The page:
Our Father’s Face
Restore us, O God; let your face shine, that we may be saved! —Psalm 80:3
Asaph, the author of this psalm, looked north from his vantage point in Jerusalem and saw Judah's sister state, Israel, collapse under the weight of the Assyrian Empire. With her buffer state gone, Judah was vulnerable to invasion from all sides—Assyria from the north, Egypt from the south and the Arab nations from the east. She was out-numbered, out-matched, out-gunned.
Asaph gathers up his fears in a prayer, three times repeated (80:3,7,18), "Let your face shine that we may be saved." (“Let me see your smile.”)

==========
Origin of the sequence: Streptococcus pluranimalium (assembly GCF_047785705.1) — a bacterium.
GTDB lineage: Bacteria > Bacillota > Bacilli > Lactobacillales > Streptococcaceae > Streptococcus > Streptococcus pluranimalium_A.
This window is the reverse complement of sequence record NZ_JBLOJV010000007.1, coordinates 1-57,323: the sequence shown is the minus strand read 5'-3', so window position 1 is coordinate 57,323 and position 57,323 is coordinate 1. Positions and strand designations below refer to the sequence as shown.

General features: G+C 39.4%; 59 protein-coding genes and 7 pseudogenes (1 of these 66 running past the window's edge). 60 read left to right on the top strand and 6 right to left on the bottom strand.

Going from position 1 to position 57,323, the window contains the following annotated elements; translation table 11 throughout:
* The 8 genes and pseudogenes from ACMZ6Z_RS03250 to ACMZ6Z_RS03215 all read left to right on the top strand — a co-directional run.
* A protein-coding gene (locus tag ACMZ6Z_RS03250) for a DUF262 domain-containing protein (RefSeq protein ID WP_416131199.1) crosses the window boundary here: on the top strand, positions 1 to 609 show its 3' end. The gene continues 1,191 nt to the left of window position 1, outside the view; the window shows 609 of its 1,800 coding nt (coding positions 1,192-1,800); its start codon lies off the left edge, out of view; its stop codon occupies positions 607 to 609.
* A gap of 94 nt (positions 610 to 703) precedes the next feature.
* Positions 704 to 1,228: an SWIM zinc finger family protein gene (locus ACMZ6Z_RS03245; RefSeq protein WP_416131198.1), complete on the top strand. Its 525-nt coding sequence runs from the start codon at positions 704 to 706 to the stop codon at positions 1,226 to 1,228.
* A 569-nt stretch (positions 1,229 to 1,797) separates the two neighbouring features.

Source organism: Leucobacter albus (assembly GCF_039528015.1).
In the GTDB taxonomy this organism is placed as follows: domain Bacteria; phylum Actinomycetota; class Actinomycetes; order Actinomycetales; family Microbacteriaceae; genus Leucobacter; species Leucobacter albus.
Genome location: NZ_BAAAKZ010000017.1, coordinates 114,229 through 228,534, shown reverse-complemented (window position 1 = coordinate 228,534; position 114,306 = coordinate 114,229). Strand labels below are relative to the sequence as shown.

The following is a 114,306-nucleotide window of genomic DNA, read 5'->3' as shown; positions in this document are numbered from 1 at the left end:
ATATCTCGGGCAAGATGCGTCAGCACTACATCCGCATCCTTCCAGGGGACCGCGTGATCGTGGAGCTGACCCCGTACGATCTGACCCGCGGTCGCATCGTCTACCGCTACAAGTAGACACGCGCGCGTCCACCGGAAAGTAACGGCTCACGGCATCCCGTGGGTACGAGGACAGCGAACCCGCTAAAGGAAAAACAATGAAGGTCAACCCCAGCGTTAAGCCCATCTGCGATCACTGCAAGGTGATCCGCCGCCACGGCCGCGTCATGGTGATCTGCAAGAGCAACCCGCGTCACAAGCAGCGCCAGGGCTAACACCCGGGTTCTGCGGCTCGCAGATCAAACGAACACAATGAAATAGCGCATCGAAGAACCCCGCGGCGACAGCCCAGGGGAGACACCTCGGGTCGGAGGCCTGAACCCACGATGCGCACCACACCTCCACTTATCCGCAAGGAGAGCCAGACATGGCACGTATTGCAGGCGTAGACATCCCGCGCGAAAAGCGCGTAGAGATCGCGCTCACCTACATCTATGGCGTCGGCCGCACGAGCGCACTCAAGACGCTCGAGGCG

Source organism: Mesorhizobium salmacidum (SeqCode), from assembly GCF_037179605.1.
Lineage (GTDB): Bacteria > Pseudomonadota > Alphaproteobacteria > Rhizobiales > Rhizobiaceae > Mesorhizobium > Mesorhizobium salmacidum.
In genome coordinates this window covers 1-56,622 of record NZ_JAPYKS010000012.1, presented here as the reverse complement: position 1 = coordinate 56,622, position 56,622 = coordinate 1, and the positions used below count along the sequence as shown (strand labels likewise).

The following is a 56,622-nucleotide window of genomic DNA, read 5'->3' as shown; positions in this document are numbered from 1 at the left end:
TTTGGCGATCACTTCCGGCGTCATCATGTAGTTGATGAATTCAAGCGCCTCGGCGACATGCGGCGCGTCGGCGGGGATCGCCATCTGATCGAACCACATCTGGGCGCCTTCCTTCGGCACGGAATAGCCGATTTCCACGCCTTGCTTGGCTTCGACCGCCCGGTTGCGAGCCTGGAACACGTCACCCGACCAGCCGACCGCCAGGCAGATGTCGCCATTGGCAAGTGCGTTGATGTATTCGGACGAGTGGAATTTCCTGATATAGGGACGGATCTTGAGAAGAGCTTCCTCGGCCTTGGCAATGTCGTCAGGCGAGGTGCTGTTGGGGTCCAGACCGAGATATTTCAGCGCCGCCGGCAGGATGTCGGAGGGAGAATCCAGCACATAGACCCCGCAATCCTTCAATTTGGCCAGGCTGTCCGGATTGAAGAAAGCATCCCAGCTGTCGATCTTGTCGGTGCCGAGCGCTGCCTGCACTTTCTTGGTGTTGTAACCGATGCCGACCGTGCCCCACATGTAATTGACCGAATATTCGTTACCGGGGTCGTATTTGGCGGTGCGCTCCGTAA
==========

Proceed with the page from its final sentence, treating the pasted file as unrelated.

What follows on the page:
Faces are us. A frown, a sullen look, a smile and crinkly eyes—reveal what we feel about others. Our faces are our "tell."
I remember my father's face. It was hard to read. (He was a kind man, but stoic and self-contained.) As a child, I often searched his face, looking for a smile, or other show of affection.
It's good to look away from our fears and search our Heavenly Father's face, though it too is not always easy to read. The best way to see God’s face is to look at the Cross, and "the man of His right hand, the son of man whom He made strong!" (80:17). The Cross is His "tell" (John 3:16). Good Friday is God's smile writ large!
So know this: When your Father looks at you, he has a great big smile on His face. You're very safe!
As, hungering for his father's face and eyes,
The child throws wide the door, back to the wall,
I run to Thee, the refuge from poor lies...
—George MacDonald, The Diary of an Old Soul, December 15